Scientists at Parabon NanoLab have, for the first time, unveiled the predicted faces of three ancient mummies from an ancient Nile community in Egypt known as the Abusir el-Melech. The mummies were buried between 1380 B.C. and A.D. 425.
The mummy samples were estimated to be between 2,023 and 2,797 years old. Based on DNA extracted from their mummified remains, it was found that the mummies were men at 25.
Scientists at the Max Planck Institute for the Science of Human History in Tübingen, Germany, sequenced the mummies’ DNA in 2017. Enzymatic damage repair was performed on each sample, after which they were sequenced with a capture assay targeting 1.24 million single nucleotide polymorphisms (SNPs) and aligned to the human reference genome.
Using whole-genome sequence data, scientists at Parabon performed comprehensive DNA phenotyping. Scientists used this genetic data to create 3D models of the mummies’ faces through forensic DNA phenotyping. DNA phenotyping is the process that uses genetic analysis to predict the shape of facial features and other aspects of a person’s physical appearance.
Scientists predicted men’s ancestry, skin color, and facial features using a phenotyping method called Snapshot. Their complexions were predicted to be light brown, with dark eyes and hair and no freckles.
Three-dimensional face morphology was inferred by predicting the values of principal face components (P.C.s), which were then transformed into 3D graphical meshes. The face predictions were compared to one another, and heat maps were calculated to show the differences between the subjects. By combining the results, scientists made predictions about skin, eyes, and hair color.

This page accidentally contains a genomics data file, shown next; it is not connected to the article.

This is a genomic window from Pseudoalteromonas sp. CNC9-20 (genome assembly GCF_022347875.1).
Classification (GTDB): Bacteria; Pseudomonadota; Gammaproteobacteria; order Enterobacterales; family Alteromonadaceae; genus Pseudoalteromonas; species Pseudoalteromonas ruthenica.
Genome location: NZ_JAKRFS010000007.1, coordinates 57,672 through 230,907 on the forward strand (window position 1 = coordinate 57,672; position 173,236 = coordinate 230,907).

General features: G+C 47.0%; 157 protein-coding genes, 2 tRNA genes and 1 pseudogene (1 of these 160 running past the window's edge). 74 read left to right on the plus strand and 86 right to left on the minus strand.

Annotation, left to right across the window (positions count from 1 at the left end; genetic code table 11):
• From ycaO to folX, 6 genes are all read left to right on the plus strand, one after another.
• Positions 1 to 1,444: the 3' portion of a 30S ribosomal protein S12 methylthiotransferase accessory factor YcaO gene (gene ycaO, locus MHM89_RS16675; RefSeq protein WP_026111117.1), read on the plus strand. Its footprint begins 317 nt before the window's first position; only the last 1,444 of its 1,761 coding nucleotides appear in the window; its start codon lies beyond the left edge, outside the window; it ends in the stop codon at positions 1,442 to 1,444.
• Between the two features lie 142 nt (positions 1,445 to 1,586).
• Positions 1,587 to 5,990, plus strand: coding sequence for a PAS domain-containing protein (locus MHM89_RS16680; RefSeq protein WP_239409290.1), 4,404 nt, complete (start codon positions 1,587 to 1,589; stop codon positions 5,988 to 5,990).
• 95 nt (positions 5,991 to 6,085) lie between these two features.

Parabon bioinformaticist and WGS analyst Dr. Janet Cady said, “Parabon has been the leader in forensic microarray analysis for years, and with the introduction of this new imputation technology, we can now handle even the most challenging samples, ancient or forensic.”
Dr. Ellen Greytak, Parabon’s Director of Bioinformatics, said, “It’s great to see how genome sequencing and advanced bioinformatics can be applied to ancient DNA samples. Just like in Parabon’s law enforcement casework, these techniques are revolutionizing ancient DNA analysis because they operate on fragmented DNA and have been shown to be sensitive down to only ten picograms of DNA.”
This analysis establishes ancient Egyptian mummies as a genetic source to study ancient human history and offers the perspective of deciphering Egypt’s past genome-wide.
- Schuenemann, V., Peltzer, A., Welte, B. et al. Ancient Egyptian mummy genomes suggest an increase of Sub-Saharan African ancestry in post-Roman periods. Nat Commun 8, 15694 (2017). DOI: 10.1038/ncomms15694